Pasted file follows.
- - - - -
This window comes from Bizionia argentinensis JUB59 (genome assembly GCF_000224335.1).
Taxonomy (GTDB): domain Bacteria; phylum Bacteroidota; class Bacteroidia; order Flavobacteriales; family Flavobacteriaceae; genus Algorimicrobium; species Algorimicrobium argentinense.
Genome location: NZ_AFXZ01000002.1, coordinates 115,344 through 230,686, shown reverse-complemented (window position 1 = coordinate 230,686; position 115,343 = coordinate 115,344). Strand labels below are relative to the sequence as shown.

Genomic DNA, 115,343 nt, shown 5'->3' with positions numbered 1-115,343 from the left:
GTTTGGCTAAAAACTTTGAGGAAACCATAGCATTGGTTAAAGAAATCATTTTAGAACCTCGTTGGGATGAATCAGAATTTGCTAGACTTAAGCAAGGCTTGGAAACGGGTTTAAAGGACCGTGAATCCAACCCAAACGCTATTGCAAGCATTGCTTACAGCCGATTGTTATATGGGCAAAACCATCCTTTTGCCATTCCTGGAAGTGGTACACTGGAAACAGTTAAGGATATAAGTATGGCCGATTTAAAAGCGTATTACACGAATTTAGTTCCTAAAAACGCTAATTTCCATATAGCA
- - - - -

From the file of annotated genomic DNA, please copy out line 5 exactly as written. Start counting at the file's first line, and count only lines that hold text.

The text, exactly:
GTTTGGCTAAAAACTTTGAGGAAACCATAGCATTGGTTAAAGAAATCATTTTAGAACCTCGTTGGGATGAATCAGAATTTGCTAGACTTAAGCAAGGCTTGGAAACGGGTTTAAAGGACCGTGAATCCAACCCAAACGCTATTGCAAGCATTGCTTACAGCCGATTGTTATATGGGCAAAACCATCCTTTTGCCATTCCTGGAAGTGGTACACTGGAAACAGTTAAGGATATAAGTATGGCCGATTTAAAAGCGTATTACACGAATTTAGTTCCTAAAAACGCTAATTTCCATATAGCA